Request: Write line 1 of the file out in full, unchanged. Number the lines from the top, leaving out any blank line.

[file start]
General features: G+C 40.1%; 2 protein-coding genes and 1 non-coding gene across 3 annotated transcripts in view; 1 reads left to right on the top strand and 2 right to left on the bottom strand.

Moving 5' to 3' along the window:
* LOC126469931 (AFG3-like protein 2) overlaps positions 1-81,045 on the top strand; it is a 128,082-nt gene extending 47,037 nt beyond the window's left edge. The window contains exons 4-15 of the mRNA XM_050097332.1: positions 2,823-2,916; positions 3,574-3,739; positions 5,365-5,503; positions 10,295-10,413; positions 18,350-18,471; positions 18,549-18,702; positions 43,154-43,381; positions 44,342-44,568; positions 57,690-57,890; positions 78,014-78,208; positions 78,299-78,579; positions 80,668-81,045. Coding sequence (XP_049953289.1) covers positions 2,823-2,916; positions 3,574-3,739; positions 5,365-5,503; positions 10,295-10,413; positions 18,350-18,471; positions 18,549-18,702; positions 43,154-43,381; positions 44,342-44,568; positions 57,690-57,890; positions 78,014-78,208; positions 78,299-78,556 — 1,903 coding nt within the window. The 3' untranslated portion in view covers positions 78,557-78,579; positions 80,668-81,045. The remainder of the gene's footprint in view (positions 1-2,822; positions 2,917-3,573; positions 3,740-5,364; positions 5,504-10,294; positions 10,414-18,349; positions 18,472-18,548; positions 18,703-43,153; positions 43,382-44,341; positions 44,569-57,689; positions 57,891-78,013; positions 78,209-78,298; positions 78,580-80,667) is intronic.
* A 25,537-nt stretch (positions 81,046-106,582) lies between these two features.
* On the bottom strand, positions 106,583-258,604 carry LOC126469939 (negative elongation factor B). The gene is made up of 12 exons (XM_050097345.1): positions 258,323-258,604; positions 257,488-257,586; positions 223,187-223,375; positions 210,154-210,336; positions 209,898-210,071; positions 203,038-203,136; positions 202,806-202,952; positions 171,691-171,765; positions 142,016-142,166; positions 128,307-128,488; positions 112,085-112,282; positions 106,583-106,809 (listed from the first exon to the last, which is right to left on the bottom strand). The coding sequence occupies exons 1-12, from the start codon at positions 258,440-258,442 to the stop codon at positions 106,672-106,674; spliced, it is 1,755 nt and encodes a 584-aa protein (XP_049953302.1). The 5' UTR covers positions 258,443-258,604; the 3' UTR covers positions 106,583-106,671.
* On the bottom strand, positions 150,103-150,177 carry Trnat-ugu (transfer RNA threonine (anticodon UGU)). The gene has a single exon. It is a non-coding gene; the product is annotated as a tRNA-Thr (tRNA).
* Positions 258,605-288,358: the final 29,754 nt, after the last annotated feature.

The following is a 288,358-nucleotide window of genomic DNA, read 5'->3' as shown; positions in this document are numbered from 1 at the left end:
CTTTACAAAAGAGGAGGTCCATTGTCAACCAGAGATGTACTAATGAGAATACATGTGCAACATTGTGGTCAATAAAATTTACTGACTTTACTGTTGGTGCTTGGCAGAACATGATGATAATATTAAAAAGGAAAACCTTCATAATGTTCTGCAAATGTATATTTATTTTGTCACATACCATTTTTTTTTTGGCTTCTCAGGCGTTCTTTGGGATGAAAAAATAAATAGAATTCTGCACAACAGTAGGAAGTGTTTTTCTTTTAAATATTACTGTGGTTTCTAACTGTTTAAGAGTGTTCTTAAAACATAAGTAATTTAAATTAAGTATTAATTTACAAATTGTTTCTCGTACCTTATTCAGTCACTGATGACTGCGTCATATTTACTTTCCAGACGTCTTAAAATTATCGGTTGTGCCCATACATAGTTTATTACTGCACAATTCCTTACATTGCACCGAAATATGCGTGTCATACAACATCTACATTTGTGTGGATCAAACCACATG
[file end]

General features: G+C 40.1%; 2 protein-coding genes and 1 non-coding gene across 3 annotated transcripts in view; 1 reads left to right on the top strand and 2 right to left on the bottom strand.